Aug 12, 2021 8:30:00 AM | 6 Min Read

Digital Therapeutics (DTx)

Digital Therapeutics (DTx)

Digital Therapeutics (DTx) is somewhat of a new term in the healthcare realm, but this is one trend in the industry that is likely to stick around.

Background
DTx sees web and design-based applications emerging to treat certain medical conditions by engaging with people to improve their health and wellness. In some cases, these new therapies are preventative to stop a disease or improve outcomes in chronic conditions, such as diabetes. Other DTx applications are emerging to manage conditions from birth control to opioid addiction, focusing on modifying behavior to increase patient engagement or improve medication adherence. Intended outcomes are to reduce hospitalization or prevent even more expensive health interventions. Let us look at where these applications might fit into a pharmacy benefit, and if appropriate, do so.

Why Do I Need to be Aware?
DTx applications are garnering U.S. Food & Drug Administration (FDA) approval. The intent is to land on Pharmacy Benefit Manager’s (PBM) formulary, which in turn helps these applications land a place in payers’ benefits packages1. In addition, the 21stCentury Cures Act of 2016 allows some DTx to be approved through the 510(k) pathway. This is important to highlight as the FDA offers medical device manufacturers several methods to fast-track their medical device approval process. The FDA 510(k) program appears to be one of the preferred ways for manufacturers to get a new medical device on the market quickly. The downside is, 510K requires no clinical trials and very little oversight.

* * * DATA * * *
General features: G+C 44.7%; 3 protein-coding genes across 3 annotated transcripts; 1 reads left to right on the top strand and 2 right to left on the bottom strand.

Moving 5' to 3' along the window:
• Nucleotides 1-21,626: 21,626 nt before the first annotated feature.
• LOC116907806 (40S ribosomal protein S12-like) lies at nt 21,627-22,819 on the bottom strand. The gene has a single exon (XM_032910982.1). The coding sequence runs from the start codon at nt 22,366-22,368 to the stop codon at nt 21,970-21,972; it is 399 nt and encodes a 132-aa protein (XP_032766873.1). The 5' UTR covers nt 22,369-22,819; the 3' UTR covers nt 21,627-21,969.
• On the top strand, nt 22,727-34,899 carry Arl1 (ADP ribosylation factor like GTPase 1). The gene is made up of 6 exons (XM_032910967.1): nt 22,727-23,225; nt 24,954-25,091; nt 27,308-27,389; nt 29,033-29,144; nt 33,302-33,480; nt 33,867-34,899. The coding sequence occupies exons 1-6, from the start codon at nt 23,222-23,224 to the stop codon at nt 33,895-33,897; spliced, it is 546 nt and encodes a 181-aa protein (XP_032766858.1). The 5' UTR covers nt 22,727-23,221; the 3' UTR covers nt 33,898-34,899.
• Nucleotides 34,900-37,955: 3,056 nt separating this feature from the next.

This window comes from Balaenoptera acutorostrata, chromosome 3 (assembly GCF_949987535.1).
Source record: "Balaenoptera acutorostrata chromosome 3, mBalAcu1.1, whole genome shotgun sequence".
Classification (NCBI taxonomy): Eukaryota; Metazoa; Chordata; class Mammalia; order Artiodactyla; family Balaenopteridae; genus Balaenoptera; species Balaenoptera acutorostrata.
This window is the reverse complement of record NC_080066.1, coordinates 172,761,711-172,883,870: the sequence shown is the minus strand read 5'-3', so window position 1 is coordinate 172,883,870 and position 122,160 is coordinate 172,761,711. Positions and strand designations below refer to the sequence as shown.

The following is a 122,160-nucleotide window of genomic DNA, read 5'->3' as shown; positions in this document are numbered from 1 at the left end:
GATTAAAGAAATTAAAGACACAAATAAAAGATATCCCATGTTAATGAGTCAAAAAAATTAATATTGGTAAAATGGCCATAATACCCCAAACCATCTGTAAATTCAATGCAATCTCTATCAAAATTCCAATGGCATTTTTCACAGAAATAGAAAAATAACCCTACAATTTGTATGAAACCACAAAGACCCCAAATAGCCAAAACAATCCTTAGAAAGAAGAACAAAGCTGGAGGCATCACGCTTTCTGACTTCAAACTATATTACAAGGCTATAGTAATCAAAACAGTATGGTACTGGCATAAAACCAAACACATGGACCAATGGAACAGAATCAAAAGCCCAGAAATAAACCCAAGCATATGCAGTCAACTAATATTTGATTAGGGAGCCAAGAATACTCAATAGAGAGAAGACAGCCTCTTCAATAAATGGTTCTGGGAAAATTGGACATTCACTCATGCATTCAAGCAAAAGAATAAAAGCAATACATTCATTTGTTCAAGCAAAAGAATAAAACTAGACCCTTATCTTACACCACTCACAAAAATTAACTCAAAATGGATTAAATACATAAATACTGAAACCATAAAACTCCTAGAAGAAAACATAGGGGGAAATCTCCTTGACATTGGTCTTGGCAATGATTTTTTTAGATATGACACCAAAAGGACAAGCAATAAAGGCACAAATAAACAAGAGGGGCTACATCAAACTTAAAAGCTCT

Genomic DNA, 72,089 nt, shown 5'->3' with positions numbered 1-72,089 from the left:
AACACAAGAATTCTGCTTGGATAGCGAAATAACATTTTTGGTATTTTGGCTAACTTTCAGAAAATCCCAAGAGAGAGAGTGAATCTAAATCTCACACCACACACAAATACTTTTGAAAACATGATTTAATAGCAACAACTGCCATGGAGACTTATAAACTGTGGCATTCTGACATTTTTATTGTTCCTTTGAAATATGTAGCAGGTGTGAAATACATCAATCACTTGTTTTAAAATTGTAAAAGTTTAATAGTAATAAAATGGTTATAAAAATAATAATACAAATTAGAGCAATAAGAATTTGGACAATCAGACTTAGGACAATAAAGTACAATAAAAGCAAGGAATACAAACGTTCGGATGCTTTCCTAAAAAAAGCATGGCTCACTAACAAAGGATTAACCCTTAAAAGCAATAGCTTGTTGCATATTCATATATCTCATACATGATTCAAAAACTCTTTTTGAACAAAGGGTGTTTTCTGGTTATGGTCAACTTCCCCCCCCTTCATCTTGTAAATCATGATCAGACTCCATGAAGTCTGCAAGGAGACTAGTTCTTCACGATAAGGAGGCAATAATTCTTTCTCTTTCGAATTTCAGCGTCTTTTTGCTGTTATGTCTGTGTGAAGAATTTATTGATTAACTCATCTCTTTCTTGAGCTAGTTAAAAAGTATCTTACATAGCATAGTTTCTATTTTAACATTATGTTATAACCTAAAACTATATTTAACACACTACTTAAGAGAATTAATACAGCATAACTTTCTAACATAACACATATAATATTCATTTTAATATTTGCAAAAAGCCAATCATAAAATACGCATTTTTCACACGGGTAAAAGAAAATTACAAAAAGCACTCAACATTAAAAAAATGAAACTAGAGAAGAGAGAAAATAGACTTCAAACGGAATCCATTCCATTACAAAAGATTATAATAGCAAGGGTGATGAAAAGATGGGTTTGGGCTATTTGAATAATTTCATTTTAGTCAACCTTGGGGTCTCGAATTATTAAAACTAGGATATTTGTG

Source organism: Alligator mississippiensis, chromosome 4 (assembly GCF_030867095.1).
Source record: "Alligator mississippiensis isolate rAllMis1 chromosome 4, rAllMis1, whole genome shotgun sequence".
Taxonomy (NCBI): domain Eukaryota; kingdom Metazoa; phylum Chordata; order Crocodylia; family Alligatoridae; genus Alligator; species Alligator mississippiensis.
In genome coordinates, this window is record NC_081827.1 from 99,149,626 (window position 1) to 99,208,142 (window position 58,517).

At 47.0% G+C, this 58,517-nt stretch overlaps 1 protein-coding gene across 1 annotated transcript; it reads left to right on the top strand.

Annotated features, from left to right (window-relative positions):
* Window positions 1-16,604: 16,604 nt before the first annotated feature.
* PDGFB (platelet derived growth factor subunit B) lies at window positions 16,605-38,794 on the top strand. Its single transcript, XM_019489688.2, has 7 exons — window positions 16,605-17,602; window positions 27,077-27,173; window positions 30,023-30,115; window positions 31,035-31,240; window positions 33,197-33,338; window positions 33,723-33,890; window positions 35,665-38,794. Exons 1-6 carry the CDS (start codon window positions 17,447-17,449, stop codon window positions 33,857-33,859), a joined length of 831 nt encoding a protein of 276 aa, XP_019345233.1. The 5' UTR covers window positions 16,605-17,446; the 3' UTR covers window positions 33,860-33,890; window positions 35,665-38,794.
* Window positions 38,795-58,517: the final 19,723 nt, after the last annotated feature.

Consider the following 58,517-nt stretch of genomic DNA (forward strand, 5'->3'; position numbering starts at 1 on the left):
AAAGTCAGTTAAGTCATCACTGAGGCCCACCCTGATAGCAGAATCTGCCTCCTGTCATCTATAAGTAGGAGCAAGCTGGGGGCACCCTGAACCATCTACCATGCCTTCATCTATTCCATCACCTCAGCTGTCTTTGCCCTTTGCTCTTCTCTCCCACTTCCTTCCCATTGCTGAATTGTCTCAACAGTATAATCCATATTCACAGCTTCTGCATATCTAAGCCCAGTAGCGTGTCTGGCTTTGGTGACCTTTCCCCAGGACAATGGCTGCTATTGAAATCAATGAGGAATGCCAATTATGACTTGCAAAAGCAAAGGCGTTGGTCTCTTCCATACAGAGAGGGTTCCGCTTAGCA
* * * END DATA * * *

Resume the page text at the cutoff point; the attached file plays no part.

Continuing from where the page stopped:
While DTx is a new trend, more than twenty-five digital therapeutics have secured a National Drug Code (NDC). And as stated previously, this translates to the manufacturer of the digital application aiming to place it on a PBM drug formulary and obtain coverage under the pharmacy benefit. Since we are in the early stages of these applications, there is still no clinical consensus regarding the cost-effectiveness or value of these digital therapies.

DTx Discussion
Differentiating DTx from other forms of technology by discussing what DTx is and what DTx is not, is an essential first step. As a new area of treatment, DTx consists of three categories.

The following table summarizes each and provides a current example.

Chart_1

The following table summarizes types of therapy that are not typically classified as DTx applications.  These are not typically classified as DTx because they do not fit the criteria definition of being physiological, behavioral modifying, or drug specific.

Chart_2

Cost
Two practical examples of digital therapy available in the market are reSET-O and Sleepio. reSET-O has various applications that lead patients with stimulant use disorders to track their substance use, cravings, and triggers. Designed for patients who are undergoing outpatient therapy to treat their substance use disorder, the system still requires a physician's prescription.